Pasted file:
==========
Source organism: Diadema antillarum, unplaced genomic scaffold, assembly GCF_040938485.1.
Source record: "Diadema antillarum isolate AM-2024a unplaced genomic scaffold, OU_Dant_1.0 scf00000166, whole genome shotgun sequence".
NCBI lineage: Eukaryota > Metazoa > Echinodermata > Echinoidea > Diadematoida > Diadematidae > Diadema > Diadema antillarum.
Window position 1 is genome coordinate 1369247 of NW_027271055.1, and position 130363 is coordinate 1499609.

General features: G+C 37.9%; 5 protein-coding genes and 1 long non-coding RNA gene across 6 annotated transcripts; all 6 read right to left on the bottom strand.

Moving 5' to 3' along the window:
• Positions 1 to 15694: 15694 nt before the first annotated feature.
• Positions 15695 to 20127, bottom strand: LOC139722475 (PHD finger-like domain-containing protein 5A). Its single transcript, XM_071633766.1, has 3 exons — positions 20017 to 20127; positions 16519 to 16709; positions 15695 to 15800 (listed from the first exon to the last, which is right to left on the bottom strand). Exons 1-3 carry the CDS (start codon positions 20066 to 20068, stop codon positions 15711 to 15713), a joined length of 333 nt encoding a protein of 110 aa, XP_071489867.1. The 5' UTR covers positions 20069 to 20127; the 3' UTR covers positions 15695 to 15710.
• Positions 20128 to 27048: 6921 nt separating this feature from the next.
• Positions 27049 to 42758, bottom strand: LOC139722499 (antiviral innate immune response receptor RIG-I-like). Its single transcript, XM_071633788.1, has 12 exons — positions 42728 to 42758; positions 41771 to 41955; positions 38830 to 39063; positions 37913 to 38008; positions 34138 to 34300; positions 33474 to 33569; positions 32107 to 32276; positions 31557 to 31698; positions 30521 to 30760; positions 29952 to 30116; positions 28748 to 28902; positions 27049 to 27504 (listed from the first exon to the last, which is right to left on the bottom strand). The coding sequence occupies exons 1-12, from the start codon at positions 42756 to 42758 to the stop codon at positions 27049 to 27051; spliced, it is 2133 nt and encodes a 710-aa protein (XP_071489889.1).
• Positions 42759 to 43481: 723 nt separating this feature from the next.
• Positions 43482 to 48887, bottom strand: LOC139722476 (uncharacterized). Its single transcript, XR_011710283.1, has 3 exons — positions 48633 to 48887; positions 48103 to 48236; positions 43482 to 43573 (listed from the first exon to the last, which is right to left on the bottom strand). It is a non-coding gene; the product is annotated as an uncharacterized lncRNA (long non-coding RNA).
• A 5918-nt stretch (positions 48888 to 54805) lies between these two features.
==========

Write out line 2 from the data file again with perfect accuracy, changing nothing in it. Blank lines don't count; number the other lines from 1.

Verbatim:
Source record: "Diadema antillarum isolate AM-2024a unplaced genomic scaffold, OU_Dant_1.0 scf00000166, whole genome shotgun sequence".